With the information gathered from the qualitative research done, is it clear that the private organisations should and want to join hands with government in the development of emerging farmers. With this in mind, the external role players in agriculture, together with government should follow the aspects that should be highlighted towards the implementation of a framework in the development of emerging farmers.
Figure 3: A success factor framework to develop successful entrepreneurs in agriculture.
The aim of the study is to develop successful entrepreneurs in agriculture. Within the government sector, cooperatives can be established as a vehicle where the private institutions and commercial farmers (who will be part of the board of such cooperatives) are involved in the training and selection process of emerging farmers to become successful entrepreneurs in agriculture.
Figure 4 is a structure on how the public entity will appear and who will be responsible for the development of emerging farmers to become fully-fledged commercial farmers. The recommended name of the entity could be the “North West Agricultural Cooperative of Development in Entrepreneurship”
Figure 4: A structure on how the public entity can appear and who will be responsible for the development of emerging farmers to become fully-fledged commercial farmers.
To perform agricultural development, it might be necessary to separate the development functions into the main functions of agriculture namely crop production, livestock, agricultural business and dairy products.
Figure 5: A proposal on how the primary cooperative should operate
The board will be in charge of the primary cooperative and according to the Public Financial Management Act (PFMA), will be appointed by the Member of the Executive Council to the Department of Agriculture in the North West province (MEC). The board of the primary cooperative will also report to the MEC concerning the performances and finance of the entity in total. According to the researcher, the board should be members that will consist of the external role players in agriculture as mentioned above (a representative, to be the chairperson of the advisory council at all the secondary cooperatives) together with the managing director of the entity. The board will have a coordination function over all four secondary cooperatives. The primary cooperative (head office) should only have an administration function that will consolidate the monthly financial reports and quarterly performance reports to the board, MEC of the department and provincial treasury. All the development funds in agriculture, for example CASP funds, should be channelled through this provincial public entity (primary cooperative).
Figure 6: A proposal on how the secondary cooperative should operate
If this first phase of the selection process was a success, the emerging farmer should develop a business plan on the specific farming activity the emerging farmer wants to get involved in. A panel of agricultural economists from the external private institutions (officials) should evaluate the business plan and should have an interview with the emerging farmer to determine the background concerning this farming activity. If the emerging farmer has been successful with the second hurdle in the selection process, the person will become a member of the specific secondary cooperative. Part of the development programme is that an emerging farmer will register with a specific secondary cooperative for a period of three years. There should be a possibility that such a secondary cooperative should be South African Qualification Authority (SAQA) accredited. This is not to replace an agricultural college, but on the job training is very important. This means that an emerging farmer will graduate after a period of three years. During these three years, an emerging farmer will be educated and trained on specific farming activities in the agricultural activity the farmer wants to specialise in, as well as in other theoretical fields, for example, financial and marketing management. A mentorship programme needs to be put in place and the partnership with commercial farmers in a well-structured way should be established. These emerging farmers will be monitored by the extension officers and other external officials; they will report on a quarterly basis on their performance to the advisory council, according to SAQA specifications. If an emerging farmer does not perform, the person will be expelled from the three-year training programme.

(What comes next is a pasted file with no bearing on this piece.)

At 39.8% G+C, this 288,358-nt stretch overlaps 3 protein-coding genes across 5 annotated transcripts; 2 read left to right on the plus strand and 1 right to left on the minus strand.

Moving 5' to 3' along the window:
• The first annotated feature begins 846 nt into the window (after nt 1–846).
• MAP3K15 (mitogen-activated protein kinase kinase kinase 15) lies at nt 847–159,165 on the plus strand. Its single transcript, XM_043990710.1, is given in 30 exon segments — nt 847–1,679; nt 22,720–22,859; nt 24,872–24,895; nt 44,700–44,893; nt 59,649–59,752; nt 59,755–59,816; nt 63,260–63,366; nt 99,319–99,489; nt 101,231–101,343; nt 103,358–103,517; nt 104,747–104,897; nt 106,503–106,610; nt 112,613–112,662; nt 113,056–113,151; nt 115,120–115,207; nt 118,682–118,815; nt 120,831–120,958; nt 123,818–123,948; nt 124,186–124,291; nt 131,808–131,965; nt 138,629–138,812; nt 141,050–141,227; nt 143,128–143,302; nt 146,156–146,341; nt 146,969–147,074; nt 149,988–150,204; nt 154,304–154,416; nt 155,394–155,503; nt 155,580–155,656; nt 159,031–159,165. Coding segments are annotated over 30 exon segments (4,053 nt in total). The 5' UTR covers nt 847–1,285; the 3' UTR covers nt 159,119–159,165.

After the end of every year, the council will (according to the performance of the emerging farmer – SAQA specifications) decide to promote the emerging farmer to the next level or to fail and then expel the person from the programme. After the successful completion of the three-year period, the emerging farmer will graduate. During this period, the emerging farmer would have accumulated equity and introduced to the land redistributing programme. After the three-year programme, the external role players in agriculture and private organisations (who are members of the advisory council at secondary cooperation level) will be acquainted with these graduated, emerging farmers and will not hesitate to assist them with a production loan and whatever is necessary to become an achiever. Therefore, the secondary cooperatives will annually have new intakes of emerging farmers who successfully passed the selection process.
The funding arrangement for implementation should be as follows:
- First year: 100% CASP grant on the approval of business plan
- Second year: 80% CASP grant on the approval of business plan and 20% agriculture loan
- Third year: 60% CASP grant on the approval of business plan and 40% agricultural loan
- Fourth year: These emerging farmers who have successfully graduated in the fourth year have built up enough equity to apply for a 100% production loan from agricultural cooperatives and other financial institutions, as well as be added to the land distribution program.
In conclusion, for the government to achieve successful growth in successful agricultural entrepreneur’s development, the aim should be to build alliances with private entities and form public/private partnerships.
The roles and responsibilities of other private agribusinesses/institutions should be:
- The provision of mentorship
- Assistants with training initiatives such as learning by doing concepts
- Assistance with direct and indirect marketing
- Assistance with operational functions.
Other support services that private agribusinesses/institutions may provide to support rural agricultural development are undoubtedly numerous.